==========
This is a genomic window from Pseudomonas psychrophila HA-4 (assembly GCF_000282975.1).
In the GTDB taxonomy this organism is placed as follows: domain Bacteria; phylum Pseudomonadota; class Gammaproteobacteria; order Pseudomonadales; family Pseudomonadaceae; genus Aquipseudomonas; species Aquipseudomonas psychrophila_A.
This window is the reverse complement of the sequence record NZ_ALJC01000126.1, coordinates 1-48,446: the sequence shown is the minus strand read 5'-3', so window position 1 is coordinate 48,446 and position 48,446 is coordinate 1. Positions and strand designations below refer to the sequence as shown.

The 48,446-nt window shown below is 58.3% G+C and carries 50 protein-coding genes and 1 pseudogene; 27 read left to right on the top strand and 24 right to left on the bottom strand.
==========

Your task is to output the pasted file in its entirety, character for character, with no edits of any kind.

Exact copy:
This is a genomic window from Pseudomonas psychrophila HA-4 (assembly GCF_000282975.1).
In the GTDB taxonomy this organism is placed as follows: domain Bacteria; phylum Pseudomonadota; class Gammaproteobacteria; order Pseudomonadales; family Pseudomonadaceae; genus Aquipseudomonas; species Aquipseudomonas psychrophila_A.
This window is the reverse complement of the sequence record NZ_ALJC01000126.1, coordinates 1-48,446: the sequence shown is the minus strand read 5'-3', so window position 1 is coordinate 48,446 and position 48,446 is coordinate 1. Positions and strand designations below refer to the sequence as shown.

The 48,446-nt window shown below is 58.3% G+C and carries 50 protein-coding genes and 1 pseudogene; 27 read left to right on the top strand and 24 right to left on the bottom strand.